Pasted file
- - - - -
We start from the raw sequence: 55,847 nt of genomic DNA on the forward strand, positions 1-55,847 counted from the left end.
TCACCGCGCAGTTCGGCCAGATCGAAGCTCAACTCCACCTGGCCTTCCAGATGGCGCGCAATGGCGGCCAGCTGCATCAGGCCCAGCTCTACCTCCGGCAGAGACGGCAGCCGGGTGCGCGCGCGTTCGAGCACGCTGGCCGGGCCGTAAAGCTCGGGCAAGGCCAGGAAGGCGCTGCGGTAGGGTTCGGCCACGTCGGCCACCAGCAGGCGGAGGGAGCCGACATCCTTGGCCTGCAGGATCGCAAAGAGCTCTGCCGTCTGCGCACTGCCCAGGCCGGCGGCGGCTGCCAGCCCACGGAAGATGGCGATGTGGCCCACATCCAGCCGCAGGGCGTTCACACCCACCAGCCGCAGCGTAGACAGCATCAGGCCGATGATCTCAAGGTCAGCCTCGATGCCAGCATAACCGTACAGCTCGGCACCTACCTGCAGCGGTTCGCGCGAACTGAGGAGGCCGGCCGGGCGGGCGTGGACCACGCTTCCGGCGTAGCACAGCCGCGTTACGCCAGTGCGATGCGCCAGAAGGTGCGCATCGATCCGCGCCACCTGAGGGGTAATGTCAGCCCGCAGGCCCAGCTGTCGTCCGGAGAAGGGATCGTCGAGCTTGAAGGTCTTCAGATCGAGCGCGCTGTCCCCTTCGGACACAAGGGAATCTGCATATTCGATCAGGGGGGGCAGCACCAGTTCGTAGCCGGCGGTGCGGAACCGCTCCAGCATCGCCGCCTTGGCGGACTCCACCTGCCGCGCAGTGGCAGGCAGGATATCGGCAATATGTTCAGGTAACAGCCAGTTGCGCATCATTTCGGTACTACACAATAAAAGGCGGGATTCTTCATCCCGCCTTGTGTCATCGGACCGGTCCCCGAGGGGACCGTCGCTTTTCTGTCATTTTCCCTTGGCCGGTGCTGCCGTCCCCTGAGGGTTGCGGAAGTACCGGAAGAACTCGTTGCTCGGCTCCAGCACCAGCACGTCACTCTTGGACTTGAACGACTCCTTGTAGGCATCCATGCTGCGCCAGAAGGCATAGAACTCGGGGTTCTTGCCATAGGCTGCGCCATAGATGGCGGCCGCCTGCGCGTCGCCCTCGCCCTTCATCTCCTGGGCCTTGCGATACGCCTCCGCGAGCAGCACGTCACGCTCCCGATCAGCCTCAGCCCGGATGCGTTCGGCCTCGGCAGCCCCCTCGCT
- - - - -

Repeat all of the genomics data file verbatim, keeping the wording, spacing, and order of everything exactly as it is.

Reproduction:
We start from the raw sequence: 55,847 nt of genomic DNA on the forward strand, positions 1-55,847 counted from the left end.
TCACCGCGCAGTTCGGCCAGATCGAAGCTCAACTCCACCTGGCCTTCCAGATGGCGCGCAATGGCGGCCAGCTGCATCAGGCCCAGCTCTACCTCCGGCAGAGACGGCAGCCGGGTGCGCGCGCGTTCGAGCACGCTGGCCGGGCCGTAAAGCTCGGGCAAGGCCAGGAAGGCGCTGCGGTAGGGTTCGGCCACGTCGGCCACCAGCAGGCGGAGGGAGCCGACATCCTTGGCCTGCAGGATCGCAAAGAGCTCTGCCGTCTGCGCACTGCCCAGGCCGGCGGCGGCTGCCAGCCCACGGAAGATGGCGATGTGGCCCACATCCAGCCGCAGGGCGTTCACACCCACCAGCCGCAGCGTAGACAGCATCAGGCCGATGATCTCAAGGTCAGCCTCGATGCCAGCATAACCGTACAGCTCGGCACCTACCTGCAGCGGTTCGCGCGAACTGAGGAGGCCGGCCGGGCGGGCGTGGACCACGCTTCCGGCGTAGCACAGCCGCGTTACGCCAGTGCGATGCGCCAGAAGGTGCGCATCGATCCGCGCCACCTGAGGGGTAATGTCAGCCCGCAGGCCCAGCTGTCGTCCGGAGAAGGGATCGTCGAGCTTGAAGGTCTTCAGATCGAGCGCGCTGTCCCCTTCGGACACAAGGGAATCTGCATATTCGATCAGGGGGGGCAGCACCAGTTCGTAGCCGGCGGTGCGGAACCGCTCCAGCATCGCCGCCTTGGCGGACTCCACCTGCCGCGCAGTGGCAGGCAGGATATCGGCAATATGTTCAGGTAACAGCCAGTTGCGCATCATTTCGGTACTACACAATAAAAGGCGGGATTCTTCATCCCGCCTTGTGTCATCGGACCGGTCCCCGAGGGGACCGTCGCTTTTCTGTCATTTTCCCTTGGCCGGTGCTGCCGTCCCCTGAGGGTTGCGGAAGTACCGGAAGAACTCGTTGCTCGGCTCCAGCACCAGCACGTCACTCTTGGACTTGAACGACTCCTTGTAGGCATCCATGCTGCGCCAGAAGGCATAGAACTCGGGGTTCTTGCCATAGGCTGCGCCATAGATGGCGGCCGCCTGCGCGTCGCCCTCGCCCTTCATCTCCTGGGCCTTGCGATACGCCTCCGCGAGCAGCACGTCACGCTCCCGATCAGCCTCAGCCCGGATGCGTTCGGCCTCGGCAGCCCCCTCGCT